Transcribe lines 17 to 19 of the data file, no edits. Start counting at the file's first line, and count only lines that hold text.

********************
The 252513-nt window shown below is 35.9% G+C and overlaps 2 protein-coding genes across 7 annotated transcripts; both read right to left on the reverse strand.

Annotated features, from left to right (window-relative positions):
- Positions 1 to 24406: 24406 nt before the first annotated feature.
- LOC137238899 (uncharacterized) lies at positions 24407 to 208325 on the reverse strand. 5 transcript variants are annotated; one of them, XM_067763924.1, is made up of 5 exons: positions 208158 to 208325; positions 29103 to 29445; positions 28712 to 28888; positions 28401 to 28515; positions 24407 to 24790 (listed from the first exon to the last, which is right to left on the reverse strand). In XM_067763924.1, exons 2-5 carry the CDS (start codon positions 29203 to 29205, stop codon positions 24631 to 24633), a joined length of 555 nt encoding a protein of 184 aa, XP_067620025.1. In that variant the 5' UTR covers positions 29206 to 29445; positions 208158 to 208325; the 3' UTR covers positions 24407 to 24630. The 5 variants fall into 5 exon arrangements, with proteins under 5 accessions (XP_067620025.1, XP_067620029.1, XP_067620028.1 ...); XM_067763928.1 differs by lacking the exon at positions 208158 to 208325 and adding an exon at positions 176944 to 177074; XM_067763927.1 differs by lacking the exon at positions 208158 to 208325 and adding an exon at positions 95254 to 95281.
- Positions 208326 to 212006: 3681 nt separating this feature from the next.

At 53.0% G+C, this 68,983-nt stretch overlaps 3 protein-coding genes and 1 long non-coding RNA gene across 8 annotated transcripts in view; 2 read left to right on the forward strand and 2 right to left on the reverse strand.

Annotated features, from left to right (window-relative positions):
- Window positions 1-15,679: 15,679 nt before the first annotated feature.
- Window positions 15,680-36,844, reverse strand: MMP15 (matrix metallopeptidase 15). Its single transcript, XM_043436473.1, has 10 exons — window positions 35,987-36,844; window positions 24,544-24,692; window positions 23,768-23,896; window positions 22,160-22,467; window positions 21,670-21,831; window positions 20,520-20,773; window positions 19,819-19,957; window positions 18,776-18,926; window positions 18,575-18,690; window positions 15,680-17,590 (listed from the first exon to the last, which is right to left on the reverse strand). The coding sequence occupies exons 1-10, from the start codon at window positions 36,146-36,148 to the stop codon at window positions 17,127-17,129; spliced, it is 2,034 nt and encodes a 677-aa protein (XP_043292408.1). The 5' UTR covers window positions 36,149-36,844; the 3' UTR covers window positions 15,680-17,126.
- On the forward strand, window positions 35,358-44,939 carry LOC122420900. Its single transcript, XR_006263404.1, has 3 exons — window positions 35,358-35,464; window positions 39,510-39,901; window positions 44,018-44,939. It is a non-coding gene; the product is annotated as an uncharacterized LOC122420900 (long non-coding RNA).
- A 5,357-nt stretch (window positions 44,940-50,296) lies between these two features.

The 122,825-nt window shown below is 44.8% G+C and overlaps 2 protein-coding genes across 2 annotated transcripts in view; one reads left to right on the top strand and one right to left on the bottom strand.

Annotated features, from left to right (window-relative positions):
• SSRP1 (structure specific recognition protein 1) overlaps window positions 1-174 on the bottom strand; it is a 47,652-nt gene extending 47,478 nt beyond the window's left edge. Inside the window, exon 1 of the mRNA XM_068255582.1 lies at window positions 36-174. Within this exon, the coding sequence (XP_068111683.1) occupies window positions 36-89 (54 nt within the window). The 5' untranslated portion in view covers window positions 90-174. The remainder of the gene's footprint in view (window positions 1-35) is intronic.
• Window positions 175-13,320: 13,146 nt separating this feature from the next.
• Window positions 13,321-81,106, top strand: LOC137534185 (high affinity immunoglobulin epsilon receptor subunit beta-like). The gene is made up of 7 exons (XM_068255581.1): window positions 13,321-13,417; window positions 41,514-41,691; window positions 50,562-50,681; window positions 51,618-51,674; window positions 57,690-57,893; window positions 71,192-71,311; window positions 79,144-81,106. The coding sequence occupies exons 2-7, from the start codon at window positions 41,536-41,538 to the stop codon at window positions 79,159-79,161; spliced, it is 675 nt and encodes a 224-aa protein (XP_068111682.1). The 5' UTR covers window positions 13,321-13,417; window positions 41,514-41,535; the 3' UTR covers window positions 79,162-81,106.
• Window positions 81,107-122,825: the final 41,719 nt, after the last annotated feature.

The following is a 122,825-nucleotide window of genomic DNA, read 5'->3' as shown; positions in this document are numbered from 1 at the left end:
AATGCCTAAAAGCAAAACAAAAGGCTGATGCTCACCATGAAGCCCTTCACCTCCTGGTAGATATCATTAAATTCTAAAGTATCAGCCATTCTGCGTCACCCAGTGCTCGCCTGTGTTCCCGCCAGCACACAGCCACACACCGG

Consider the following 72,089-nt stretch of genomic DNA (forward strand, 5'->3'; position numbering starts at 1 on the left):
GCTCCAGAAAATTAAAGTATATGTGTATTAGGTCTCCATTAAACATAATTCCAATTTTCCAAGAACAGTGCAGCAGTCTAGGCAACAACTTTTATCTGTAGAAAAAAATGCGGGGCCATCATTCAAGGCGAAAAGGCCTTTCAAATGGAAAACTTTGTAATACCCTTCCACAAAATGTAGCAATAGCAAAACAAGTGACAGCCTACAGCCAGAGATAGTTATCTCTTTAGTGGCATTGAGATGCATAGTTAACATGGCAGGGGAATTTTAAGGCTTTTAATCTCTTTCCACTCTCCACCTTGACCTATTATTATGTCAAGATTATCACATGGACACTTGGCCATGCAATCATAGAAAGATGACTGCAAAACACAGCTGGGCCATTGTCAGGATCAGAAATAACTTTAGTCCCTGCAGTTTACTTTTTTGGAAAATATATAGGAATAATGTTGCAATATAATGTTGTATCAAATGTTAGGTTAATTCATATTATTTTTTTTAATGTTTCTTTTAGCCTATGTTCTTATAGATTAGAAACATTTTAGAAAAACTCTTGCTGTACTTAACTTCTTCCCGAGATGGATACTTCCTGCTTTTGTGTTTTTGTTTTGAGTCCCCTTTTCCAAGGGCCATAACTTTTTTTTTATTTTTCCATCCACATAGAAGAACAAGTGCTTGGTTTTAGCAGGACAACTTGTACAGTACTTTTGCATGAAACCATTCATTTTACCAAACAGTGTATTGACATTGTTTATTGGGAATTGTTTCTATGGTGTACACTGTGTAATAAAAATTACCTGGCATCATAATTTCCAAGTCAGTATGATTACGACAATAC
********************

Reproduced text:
• Window positions 81,107-122,825: the final 41,719 nt, after the last annotated feature.

The following is a 122,825-nucleotide window of genomic DNA, read 5'->3' as shown; positions in this document are numbered from 1 at the left end:
AATGCCTAAAAGCAAAACAAAAGGCTGATGCTCACCATGAAGCCCTTCACCTCCTGGTAGATATCATTAAATTCTAAAGTATCAGCCATTCTGCGTCACCCAGTGCTCGCCTGTGTTCCCGCCAGCACACAGCCACACACCGG